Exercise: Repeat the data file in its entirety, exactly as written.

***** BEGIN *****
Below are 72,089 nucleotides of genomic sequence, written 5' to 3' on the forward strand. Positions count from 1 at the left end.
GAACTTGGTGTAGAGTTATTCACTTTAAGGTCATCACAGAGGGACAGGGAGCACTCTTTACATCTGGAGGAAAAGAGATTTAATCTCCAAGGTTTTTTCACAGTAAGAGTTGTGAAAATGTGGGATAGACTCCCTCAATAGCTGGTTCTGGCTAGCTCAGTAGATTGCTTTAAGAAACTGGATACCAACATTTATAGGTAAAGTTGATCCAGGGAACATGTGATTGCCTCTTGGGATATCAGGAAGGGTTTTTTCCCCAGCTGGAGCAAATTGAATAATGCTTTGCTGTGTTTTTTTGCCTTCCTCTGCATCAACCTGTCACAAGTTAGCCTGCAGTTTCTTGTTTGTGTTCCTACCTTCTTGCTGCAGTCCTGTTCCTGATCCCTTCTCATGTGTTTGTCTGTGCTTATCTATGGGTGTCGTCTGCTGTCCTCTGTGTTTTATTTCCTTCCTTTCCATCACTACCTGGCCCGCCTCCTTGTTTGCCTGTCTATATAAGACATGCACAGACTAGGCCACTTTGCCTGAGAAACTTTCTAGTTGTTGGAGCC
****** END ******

Below are 72,089 nucleotides of genomic sequence, written 5' to 3' on the forward strand. Positions count from 1 at the left end.
GAACTTGGTGTAGAGTTATTCACTTTAAGGTCATCACAGAGGGACAGGGAGCACTCTTTACATCTGGAGGAAAAGAGATTTAATCTCCAAGGTTTTTTCACAGTAAGAGTTGTGAAAATGTGGGATAGACTCCCTCAATAGCTGGTTCTGGCTAGCTCAGTAGATTGCTTTAAGAAACTGGATACCAACATTTATAGGTAAAGTTGATCCAGGGAACATGTGATTGCCTCTTGGGATATCAGGAAGGGTTTTTTCCCCAGCTGGAGCAAATTGAATAATGCTTTGCTGTGTTTTTTTGCCTTCCTCTGCATCAACCTGTCACAAGTTAGCCTGCAGTTTCTTGTTTGTGTTCCTACCTTCTTGCTGCAGTCCTGTTCCTGATCCCTTCTCATGTGTTTGTCTGTGCTTATCTATGGGTGTCGTCTGCTGTCCTCTGTGTTTTATTTCCTTCCTTTCCATCACTACCTGGCCCGCCTCCTTGTTTGCCTGTCTATATAAGACATGCACAGACTAGGCCACTTTGCCTGAGAAACTTTCTAGTTGTTGGAGCC